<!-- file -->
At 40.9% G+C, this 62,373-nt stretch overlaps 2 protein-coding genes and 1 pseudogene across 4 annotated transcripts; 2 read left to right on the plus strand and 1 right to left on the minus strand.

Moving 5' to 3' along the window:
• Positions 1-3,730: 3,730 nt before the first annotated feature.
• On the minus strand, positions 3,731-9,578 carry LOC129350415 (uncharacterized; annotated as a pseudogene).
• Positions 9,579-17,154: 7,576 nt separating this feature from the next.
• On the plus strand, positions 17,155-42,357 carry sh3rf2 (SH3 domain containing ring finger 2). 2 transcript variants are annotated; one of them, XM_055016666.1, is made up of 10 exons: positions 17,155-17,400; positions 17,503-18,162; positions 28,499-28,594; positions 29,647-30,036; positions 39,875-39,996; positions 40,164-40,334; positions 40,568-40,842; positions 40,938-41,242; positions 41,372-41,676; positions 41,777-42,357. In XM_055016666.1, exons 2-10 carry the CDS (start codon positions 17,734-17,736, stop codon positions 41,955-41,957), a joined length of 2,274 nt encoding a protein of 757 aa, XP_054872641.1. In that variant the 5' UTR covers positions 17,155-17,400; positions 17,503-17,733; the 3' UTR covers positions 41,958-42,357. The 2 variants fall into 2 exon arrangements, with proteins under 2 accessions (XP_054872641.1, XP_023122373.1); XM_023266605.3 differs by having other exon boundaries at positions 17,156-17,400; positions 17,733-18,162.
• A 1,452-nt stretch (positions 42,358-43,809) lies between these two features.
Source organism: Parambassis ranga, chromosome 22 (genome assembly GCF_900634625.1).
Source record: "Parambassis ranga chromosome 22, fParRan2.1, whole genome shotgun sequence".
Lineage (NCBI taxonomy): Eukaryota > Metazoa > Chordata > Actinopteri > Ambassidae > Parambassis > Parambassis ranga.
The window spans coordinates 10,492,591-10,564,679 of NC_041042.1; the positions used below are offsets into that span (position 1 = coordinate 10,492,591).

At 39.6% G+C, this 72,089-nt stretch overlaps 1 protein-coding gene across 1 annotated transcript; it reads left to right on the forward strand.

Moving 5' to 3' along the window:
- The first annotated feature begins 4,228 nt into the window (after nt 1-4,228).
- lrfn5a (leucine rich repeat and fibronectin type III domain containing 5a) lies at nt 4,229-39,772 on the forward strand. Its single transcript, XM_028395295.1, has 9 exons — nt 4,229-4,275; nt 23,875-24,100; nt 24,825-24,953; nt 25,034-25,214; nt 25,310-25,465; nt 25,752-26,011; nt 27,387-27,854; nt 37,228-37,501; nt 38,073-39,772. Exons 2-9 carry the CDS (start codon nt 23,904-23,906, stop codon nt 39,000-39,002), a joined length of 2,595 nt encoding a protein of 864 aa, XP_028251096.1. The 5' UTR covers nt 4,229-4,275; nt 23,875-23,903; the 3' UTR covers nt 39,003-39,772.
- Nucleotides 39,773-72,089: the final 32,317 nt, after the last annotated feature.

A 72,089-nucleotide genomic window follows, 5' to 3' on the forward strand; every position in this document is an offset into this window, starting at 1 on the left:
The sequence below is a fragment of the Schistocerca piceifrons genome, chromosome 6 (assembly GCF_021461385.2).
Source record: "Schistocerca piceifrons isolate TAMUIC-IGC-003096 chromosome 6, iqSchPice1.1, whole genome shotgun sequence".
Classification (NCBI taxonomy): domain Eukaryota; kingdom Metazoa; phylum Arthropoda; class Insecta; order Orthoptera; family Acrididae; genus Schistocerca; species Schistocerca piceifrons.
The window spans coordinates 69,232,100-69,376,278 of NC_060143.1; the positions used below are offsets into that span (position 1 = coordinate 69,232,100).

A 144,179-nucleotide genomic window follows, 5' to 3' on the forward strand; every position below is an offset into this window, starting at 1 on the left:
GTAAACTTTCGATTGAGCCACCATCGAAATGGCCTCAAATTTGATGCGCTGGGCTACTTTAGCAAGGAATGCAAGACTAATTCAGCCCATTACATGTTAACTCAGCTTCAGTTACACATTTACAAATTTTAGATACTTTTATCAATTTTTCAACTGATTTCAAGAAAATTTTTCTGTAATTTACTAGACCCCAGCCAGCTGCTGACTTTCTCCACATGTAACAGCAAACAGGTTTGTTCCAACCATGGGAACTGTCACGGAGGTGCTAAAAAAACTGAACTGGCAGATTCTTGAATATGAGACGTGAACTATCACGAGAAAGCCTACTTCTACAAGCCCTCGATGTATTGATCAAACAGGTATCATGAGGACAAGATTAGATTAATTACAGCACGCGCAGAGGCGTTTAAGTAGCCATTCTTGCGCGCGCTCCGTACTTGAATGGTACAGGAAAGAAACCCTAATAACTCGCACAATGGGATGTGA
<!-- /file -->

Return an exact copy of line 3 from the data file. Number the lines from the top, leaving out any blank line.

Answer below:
• Positions 1-3,730: 3,730 nt before the first annotated feature.